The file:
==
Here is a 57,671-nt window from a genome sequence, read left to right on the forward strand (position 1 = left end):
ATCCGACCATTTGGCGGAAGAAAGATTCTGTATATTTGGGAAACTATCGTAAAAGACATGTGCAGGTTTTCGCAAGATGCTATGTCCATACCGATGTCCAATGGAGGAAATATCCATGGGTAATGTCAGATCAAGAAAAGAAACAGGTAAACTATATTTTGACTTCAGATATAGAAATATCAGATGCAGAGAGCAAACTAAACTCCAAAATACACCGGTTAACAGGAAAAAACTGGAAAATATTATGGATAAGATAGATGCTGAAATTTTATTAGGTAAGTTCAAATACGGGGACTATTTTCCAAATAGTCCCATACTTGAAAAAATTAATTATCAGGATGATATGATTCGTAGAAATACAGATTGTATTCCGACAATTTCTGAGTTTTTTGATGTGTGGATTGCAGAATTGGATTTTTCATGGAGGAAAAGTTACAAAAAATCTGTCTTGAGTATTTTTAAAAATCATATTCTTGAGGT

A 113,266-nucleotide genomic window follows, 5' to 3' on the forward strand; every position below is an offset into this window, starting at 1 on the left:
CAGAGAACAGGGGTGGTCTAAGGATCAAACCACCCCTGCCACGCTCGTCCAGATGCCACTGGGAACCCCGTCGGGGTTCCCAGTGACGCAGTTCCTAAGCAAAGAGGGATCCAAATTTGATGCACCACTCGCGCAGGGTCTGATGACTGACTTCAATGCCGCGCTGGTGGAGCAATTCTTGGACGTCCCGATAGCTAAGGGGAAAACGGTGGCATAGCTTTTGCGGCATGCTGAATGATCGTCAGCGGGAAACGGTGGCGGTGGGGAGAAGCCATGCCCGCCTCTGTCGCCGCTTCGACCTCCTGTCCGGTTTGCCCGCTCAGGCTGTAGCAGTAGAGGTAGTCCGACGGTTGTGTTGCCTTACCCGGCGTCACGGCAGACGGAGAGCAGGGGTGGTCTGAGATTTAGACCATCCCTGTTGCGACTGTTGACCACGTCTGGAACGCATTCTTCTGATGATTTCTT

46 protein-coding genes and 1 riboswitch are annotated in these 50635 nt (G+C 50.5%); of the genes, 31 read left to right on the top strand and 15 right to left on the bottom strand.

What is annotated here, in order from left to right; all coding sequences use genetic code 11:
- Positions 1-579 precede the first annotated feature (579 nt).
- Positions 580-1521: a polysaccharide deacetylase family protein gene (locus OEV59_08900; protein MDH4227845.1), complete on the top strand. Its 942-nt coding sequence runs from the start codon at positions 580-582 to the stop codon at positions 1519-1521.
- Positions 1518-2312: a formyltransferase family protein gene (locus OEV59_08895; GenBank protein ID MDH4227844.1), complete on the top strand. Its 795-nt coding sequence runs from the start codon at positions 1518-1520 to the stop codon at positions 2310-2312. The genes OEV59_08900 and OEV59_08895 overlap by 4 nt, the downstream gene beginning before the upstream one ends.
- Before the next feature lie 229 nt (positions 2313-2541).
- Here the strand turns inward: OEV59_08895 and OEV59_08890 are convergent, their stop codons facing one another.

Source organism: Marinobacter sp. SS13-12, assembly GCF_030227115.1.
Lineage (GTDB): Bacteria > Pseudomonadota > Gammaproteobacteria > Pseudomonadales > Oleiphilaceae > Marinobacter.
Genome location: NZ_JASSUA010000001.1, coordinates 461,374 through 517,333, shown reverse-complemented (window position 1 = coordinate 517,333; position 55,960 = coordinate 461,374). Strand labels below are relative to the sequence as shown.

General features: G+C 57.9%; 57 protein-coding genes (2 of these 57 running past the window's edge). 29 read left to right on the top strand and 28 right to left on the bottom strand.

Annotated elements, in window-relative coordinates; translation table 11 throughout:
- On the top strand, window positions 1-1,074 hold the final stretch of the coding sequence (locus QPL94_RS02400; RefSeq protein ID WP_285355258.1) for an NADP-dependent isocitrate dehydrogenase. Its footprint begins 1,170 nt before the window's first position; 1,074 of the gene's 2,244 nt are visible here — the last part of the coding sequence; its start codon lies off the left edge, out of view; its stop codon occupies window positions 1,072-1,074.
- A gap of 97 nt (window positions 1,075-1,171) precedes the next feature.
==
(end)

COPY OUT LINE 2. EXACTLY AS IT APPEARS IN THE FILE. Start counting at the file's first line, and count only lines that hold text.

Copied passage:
ATCCGACCATTTGGCGGAAGAAAGATTCTGTATATTTGGGAAACTATCGTAAAAGACATGTGCAGGTTTTCGCAAGATGCTATGTCCATACCGATGTCCAATGGAGGAAATATCCATGGGTAATGTCAGATCAAGAAAAGAAACAGGTAAACTATATTTTGACTTCAGATATAGAAATATCAGATGCAGAGAGCAAACTAAACTCCAAAATACACCGGTTAACAGGAAAAAACTGGAAAATATTATGGATAAGATAGATGCTGAAATTTTATTAGGTAAGTTCAAATACGGGGACTATTTTCCAAATAGTCCCATACTTGAAAAAATTAATTATCAGGATGATATGATTCGTAGAAATACAGATTGTATTCCGACAATTTCTGAGTTTTTTGATGTGTGGATTGCAGAATTGGATTTTTCATGGAGGAAAAGTTACAAAAAATCTGTCTTGAGTATTTTTAAAAATCATATTCTTGAGGT